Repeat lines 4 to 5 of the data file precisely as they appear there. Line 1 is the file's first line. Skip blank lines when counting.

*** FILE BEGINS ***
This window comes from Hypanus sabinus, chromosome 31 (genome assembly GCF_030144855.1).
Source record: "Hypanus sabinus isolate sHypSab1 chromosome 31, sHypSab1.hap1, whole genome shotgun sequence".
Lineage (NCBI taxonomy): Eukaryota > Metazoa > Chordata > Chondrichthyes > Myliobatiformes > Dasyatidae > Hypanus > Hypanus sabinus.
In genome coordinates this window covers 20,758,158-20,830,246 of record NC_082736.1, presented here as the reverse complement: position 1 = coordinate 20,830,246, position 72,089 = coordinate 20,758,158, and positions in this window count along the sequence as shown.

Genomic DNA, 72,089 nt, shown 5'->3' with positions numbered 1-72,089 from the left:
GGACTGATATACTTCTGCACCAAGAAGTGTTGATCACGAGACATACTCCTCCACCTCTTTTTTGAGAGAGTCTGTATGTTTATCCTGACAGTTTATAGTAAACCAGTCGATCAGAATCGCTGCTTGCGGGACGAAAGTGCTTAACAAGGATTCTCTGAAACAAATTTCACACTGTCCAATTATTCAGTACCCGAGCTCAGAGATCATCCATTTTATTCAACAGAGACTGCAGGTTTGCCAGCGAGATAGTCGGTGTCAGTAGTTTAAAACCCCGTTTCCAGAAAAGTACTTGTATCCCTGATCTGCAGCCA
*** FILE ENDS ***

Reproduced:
In genome coordinates this window covers 20,758,158-20,830,246 of record NC_082736.1, presented here as the reverse complement: position 1 = coordinate 20,830,246, position 72,089 = coordinate 20,758,158, and positions in this window count along the sequence as shown.

Genomic DNA, 72,089 nt, shown 5'->3' with positions numbered 1-72,089 from the left: